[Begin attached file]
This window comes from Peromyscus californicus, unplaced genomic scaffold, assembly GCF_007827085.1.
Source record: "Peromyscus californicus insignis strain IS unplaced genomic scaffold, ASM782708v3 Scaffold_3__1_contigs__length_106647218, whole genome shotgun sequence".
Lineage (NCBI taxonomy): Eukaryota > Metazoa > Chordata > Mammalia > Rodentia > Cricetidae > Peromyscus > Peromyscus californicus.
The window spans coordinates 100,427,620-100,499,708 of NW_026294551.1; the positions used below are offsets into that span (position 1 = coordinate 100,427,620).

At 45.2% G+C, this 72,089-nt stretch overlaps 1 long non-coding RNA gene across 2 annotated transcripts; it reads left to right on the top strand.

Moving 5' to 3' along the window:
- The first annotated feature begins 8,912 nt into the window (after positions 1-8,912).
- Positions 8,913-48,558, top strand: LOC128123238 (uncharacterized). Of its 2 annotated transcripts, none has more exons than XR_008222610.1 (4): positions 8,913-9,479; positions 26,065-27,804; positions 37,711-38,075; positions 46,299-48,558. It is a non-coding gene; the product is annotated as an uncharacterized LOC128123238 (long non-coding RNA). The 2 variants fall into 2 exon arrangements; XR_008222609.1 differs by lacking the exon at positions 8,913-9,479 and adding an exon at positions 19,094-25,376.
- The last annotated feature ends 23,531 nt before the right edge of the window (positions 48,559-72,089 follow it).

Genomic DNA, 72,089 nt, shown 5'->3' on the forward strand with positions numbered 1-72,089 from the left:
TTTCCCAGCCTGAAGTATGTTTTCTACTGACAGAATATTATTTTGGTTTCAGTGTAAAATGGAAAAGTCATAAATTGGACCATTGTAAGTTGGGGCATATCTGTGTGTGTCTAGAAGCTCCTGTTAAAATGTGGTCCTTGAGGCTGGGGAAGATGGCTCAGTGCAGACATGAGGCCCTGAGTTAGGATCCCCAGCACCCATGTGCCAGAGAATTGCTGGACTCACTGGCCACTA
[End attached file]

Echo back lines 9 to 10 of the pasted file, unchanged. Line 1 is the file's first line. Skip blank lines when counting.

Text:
- The last annotated feature ends 23,531 nt before the right edge of the window (positions 48,559-72,089 follow it).

Genomic DNA, 72,089 nt, shown 5'->3' on the forward strand with positions numbered 1-72,089 from the left: